Eldritch conjures the ghoulishness of Lovecraft without all the goofiness

Howard Philip Lovecraft died broke and malnourished on March 15, 1937, after a brutal year carrying his death sentence, intestinal cancer. He was 46.

Seventy-six years later, we’re still exploring the worlds he imagined, dank places where, in the shadows, reality recedes and horrors beyond our capacity to comprehend lurk darkly. Though Lovecraft was never able to sustain himself on his literary output, many of the themes he explores—leaving aside, for the moment, his frankly incredible racism—nevertheless resonate across generations; the birth of the Internet has given his mythologies a new home, not to mention launched at least a thousand National Novel Writing Month titles.

We remember him for the unique way he turned his phobias into phantasms. 

And, to be frank, Lovecraft’s surviving work isn’t much better. What we remember him for are his singularly strange ideas and the unique way he turned his phobias into phantasms—ghosts that, even today, find you huddled alone during the witching hour with a fluttering heart. Lovecraft’s real genius was extraliterary: he dreamt of an expansive universe far larger than prose, where terror reigns in flagrant violation of nature’s laws.

Of course, as videogames and fantasy-horror go together like an adrenaline rush and a shot of dopamine, Lovecraftian horror has found a natural translation in the realm of the digital arts. Game designers who came of age steeped in the Cthulhu folklore brought those ideas to bear in their creations: through Lovecraft, we’ve gotten Amnesia: The Dark Descent, Dead Space, and Quake, to name a few. (No word on whether their writing is better than their forefather’s.)

Eldritch, the newest title from Minor Key Games’ David and J. Kyle Pittman, is a more direct descendant. It’s a solid effort, successfully pairing permadeath dungeon-crawling with eerie music and deliberately, shall we say, comparison-inviting graphics. There’s a little bit of story thrown in there, too. The game opens in front of a mirror, in a room full of books. You can read some of them. Slowly, surely, they tell you a dark secret…

Yadda yadda yadda. If you’ve got the patience to stay and explore, you’ll eventually find out that you’re trapped in a library with Lovecraft’s Old Ones—you know, the unknowable monsters who existed before time and whose high priest, Cthulhu, lies slumbering in R’lyeh. There is no escape.

There are, however, a litany of enemies: fish-men, slender(-like)men, spiders, floating eyeballs, baby Cthulhus, hooded figures, et al., all trying desperately, relentlessly to kill you. The environments aren’t entirely mild either, and include tripwires and bloody spikes between ladders and trapdoors. Even the general stores are staffed by monsters. All this, of course, recalls our literary setting. Lovecraft never fully described his monsters, usually because human faculties can’t accurately conceive their features. The effect unnerves. Eldritch achieves a similar feat by not revealing a creature’s powers until it’s too late; some are unstoppable, and they all come out of nowhere. Most of the time, your best bet is to run in the opposite direction—from one unknown’s arms into another’s.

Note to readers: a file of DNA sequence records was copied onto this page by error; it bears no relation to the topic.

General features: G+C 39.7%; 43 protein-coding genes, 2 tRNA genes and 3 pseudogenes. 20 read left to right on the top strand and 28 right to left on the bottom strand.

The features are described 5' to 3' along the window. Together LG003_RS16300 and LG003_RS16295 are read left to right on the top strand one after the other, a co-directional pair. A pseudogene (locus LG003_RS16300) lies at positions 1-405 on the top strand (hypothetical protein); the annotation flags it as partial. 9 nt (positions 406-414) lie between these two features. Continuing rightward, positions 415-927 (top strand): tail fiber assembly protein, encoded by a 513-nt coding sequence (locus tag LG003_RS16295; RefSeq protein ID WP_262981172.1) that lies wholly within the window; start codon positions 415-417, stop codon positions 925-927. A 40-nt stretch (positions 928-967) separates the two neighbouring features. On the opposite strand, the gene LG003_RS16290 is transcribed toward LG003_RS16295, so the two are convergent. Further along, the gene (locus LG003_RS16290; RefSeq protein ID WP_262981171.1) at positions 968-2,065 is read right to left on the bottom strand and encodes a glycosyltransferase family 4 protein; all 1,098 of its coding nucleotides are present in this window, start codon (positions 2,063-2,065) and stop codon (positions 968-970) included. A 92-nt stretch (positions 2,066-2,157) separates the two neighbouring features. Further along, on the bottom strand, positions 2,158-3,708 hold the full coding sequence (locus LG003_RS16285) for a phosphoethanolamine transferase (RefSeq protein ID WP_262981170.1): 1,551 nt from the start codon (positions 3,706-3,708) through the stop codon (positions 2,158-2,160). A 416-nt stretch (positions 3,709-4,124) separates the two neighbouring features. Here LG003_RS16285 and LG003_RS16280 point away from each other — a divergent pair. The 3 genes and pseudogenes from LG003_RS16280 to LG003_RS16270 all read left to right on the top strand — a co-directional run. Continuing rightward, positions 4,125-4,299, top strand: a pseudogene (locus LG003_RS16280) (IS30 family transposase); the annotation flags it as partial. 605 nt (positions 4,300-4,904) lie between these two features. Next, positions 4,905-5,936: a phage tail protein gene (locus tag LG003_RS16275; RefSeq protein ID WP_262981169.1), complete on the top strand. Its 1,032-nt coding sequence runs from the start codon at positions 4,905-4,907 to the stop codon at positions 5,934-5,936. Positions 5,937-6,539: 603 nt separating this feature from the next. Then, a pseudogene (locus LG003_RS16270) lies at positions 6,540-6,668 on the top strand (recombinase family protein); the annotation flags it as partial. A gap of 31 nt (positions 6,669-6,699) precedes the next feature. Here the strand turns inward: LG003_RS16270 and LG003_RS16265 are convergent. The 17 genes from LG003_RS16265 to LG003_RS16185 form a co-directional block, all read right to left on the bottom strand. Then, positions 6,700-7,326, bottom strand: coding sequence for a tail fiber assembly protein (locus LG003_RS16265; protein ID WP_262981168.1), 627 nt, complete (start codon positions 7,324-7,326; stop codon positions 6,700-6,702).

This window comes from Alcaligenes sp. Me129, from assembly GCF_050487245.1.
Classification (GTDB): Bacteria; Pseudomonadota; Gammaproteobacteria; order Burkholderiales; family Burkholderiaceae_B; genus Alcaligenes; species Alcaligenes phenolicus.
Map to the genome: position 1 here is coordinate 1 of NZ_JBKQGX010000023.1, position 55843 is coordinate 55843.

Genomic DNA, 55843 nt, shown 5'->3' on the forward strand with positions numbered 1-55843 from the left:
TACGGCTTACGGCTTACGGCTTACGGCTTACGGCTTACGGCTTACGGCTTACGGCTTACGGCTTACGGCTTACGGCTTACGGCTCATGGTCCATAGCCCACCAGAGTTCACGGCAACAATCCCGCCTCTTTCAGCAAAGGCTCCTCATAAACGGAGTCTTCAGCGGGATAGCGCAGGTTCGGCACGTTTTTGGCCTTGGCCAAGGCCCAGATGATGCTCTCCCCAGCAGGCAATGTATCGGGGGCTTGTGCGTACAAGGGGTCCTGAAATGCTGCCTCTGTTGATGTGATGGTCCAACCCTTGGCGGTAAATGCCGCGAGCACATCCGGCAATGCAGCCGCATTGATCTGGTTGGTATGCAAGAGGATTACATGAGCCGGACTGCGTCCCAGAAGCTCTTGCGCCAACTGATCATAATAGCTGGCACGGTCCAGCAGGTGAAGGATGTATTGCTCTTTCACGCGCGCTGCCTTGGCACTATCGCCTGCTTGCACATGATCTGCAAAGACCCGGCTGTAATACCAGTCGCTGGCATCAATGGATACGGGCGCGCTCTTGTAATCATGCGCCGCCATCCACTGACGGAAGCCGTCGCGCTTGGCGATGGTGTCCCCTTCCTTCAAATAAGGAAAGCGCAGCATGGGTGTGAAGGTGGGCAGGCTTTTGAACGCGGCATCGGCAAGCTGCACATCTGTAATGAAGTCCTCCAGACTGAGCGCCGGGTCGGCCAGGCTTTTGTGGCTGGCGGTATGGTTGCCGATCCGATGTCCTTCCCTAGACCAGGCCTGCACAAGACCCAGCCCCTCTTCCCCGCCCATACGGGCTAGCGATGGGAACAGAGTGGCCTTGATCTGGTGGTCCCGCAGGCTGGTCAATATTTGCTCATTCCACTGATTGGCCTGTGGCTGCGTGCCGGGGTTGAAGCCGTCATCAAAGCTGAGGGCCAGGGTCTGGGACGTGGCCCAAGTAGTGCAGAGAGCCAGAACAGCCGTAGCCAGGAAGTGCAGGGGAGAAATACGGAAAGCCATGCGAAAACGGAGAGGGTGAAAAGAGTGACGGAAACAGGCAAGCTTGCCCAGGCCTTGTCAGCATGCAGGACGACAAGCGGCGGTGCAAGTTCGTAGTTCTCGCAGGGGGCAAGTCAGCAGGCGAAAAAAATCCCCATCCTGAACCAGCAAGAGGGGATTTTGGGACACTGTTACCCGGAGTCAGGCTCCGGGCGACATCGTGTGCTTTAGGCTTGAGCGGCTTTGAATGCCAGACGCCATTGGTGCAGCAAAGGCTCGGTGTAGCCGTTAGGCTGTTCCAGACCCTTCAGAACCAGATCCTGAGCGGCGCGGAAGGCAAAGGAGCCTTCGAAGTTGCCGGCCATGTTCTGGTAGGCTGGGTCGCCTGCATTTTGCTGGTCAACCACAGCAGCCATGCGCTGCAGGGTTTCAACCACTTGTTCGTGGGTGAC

The game keeps you, the player, perpetually on high alert. 

Eldritch’s greatest accomplishment is the finesse with which it conveys the uneasiness and dread of Lovecraft’s tales (without his awkward, lumpen prose). Because each level is randomly generated, the game keeps you, the player, perpetually on high alert: you hear monsters scuttling around in the darkness, never far enough away for any meaningful sense of comfort. Though weapons are easy to pick up (and pretty funny: rocks, bottles, daggers, pistols, dynamite, one’s own two fists) life is precious. When you die, you’re stripped of everything you have and teleported back to the library. There, you pause, steel yourself, and jump back into the dungeon that just killed you.

A game like this, though good, has a few shortcomings, mostly due to the form itself. Although there’s never a specific moment where the action gets stale, clambering through similarly-hued and textured levels does get a little repetitive. Lovecraft’s tales follow a similarly repeated blueprint. In each, the narrator begins as an eminently reasonable man, someone to whom rationality is gospel; by the end, though, he’s either transformed into a gibbering shell of himself or into something stranger, more unspeakable. His is a world that bleeds through into ours, hovering beyond the edges of perception.

Though Lovecraft’s oeuvre hasn’t itself transformed over time, the way we experience it has. In his famous novella “The Call of Cthulhu”, the narrator quotes the fictional Necronomicon—the book of the laws of the dead—regarding the Old Ones:

That is not dead which can eternal lie,

And with strange aeons even death may die.

Eldritch is but the latest in a long line of Lovecraftian works. It too shall pass. But in those strange, deathless eons, the genre lives on.